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Interpretation of song lyrics

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I think some parts of the English lyrics posted here (top rated comment) are wrong:
1:25 -

拝啓 忌まわしき過去につぐ 絶縁の詩
最低な日々の最悪な夢の残骸を
捨てては行けず ここで息絶えようと
後世 花は咲き君に伝う 変遷の詩

The translation posted:

"Dear My Loathsome Past, to you I offer this poem of farewell!
I have to cast away the remains of these days that can't get any worse, these most terrible dreams, even if it kills me.
For in the next life, a flower will bloom to tell you a poem of transition;
A song filled with suffering, of which to grieve and moan, but never to die out even if it is starved of sunlight."

How does 捨てては行けず become "I have to cast away"? Since this 行く is ゆく not いく I assume this isn't the ~てはい(must/must not~) structure and even if it was it would mean the opposite. I'm not sure if I'm right, but the sentence here looks inverted. If I were to rewrite this part: ここで息絶えようと(思っても/しても)、最低な日々の、最悪な夢の残骸を捨てては行けない。
Shouldn't the translation be among the lines of:

"Even if I try to lay my life's burden to rest here, I won't able to cast away the carcass of these horrible days, of this loathsome dream." Which then leads to: "In the afterlife, a flower blooms and imparts you a poem of change."

Am I wrong? If yes, how should it be translated?

Also,
僕が僕と呼ぶには
不確かな半透明な影が生きてる風だ
雨に歌えば 雲は割れるか
賑やかな夏の干涸びた命だ

This line seems a bit off as well:

"In order to uphold the unsteady fact that I'm me, it's like my half-transparent shadow has come to life.
If I were to sing in the rain, would the clouds part? My life is all dried up in the midst of this bustling summer."

"Unsteady" is referring to the shadow, not to the "fact that I'm me". Can 生きてる be interpreted as "has come to life"? Not "in" the rain, but to the rain. And probably " 歌う" is referring to a poem not a song, since 詩 is an underlying theme here (絶縁の詩/変遷の詩/望郷の詩). This is kind of hard to translate though.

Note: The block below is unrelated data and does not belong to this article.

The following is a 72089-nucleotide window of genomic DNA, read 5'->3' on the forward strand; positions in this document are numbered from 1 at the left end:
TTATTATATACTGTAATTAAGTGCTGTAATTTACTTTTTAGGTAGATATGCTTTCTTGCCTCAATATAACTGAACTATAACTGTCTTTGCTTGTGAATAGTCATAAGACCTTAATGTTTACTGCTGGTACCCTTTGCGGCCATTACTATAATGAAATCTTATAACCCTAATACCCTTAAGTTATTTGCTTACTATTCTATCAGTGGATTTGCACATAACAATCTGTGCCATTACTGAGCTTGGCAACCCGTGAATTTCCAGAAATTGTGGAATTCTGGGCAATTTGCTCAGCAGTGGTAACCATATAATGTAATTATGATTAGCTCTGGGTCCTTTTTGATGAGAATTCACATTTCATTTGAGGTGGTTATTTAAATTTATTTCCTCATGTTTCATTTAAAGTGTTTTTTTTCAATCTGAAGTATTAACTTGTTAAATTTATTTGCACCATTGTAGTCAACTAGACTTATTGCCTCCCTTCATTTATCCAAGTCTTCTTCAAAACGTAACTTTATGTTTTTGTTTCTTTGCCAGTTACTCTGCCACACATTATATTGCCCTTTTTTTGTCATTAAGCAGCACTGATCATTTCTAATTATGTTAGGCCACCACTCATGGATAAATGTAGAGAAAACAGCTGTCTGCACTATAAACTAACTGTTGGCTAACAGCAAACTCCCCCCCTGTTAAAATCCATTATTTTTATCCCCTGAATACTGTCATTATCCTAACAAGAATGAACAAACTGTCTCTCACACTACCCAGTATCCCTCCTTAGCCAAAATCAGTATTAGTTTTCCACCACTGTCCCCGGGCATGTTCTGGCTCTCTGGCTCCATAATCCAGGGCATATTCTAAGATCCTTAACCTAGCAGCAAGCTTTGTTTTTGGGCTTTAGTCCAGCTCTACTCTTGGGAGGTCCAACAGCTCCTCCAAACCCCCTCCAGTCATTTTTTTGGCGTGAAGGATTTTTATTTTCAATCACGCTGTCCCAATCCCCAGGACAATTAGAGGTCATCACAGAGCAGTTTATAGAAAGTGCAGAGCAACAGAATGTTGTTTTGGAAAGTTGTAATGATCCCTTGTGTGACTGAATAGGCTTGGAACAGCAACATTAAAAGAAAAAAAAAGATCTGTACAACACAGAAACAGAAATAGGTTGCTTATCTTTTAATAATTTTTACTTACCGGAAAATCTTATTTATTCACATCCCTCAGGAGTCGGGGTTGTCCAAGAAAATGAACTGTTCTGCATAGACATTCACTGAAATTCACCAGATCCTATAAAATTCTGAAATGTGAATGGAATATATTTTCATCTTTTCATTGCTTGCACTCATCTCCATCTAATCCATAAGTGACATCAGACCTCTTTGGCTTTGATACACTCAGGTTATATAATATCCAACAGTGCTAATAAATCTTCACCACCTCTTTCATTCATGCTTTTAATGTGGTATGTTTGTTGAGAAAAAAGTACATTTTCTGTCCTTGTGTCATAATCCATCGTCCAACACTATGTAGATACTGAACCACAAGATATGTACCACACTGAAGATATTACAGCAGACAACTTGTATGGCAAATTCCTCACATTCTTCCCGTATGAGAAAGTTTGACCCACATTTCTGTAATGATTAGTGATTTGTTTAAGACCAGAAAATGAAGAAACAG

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Sorry, I can't edit my previous post anymore.
>I assume this isn't the ~てはい(must/must not~) structure

*I assume this isn't the ~てはいけない(must/must not~) structure

>and imparts you a poem of change

*and imparts to you a poem of change
 
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Toritoribe

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If I were to rewrite this part: ここで息絶えようと(思っても/しても)、最低な日々の、最悪な夢の残骸を捨てては行けない。
The last three lines are actually two sentences.

最低な日々の最悪な夢の残骸を捨てては行けず 
ここで息絶えようと 後世 花は咲き君に伝う 変遷の詩
i.e.
最低な日々の最悪な夢の残骸を捨てては行けない。
例えここで息絶えたとしても、後世、花は咲き、君に変遷の詩を伝える。

Thus, the given translation and yours are both wrong.

"Unsteady" is referring to the shadow, not to the "fact that I'm me".
Not really. 僕が僕と呼ぶには不確かな modifies 半透明な影.

Can 生きてる be interpreted as "has come to life"?
That would be the translation of 生きてる風[ふう].

Not "in" the rain, but to the rain. And probably " 歌う" is referring to a poem not a song, since 詩 is an underlying theme here (絶縁の詩/変遷の詩/望郷の詩).
雨に歌えば is well known as the Japanese title of Singin' in the Rain, thus, the given translation is correct. This is a bit classical usage of に.
 
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The last three lines are actually two sentences.

最低な日々の最悪な夢の残骸を捨てては行けず 
ここで息絶えようと 後世 花は咲き君に伝う 変遷の詩
i.e.
最低な日々の最悪な夢の残骸を捨てては行けない。
例えここで息絶えたとしても、後世、花は咲き、君に変遷の詩を伝える。
Oh, that makes sense. But I was right about it not being a must/must not~ structure? This is simply the negative potential form of 捨ててゆく+ は for emphasis?

So:
"I'm unable to cast away the carcass of these horrible days, of this loathsome dream (and proceed).
Even if I were to lay down my life's burden here, in the afterlife, a flower shall bloom and impart unto you the poem of change " ?

Not really. 僕が僕と呼ぶには不確かな modifies 半透明な影.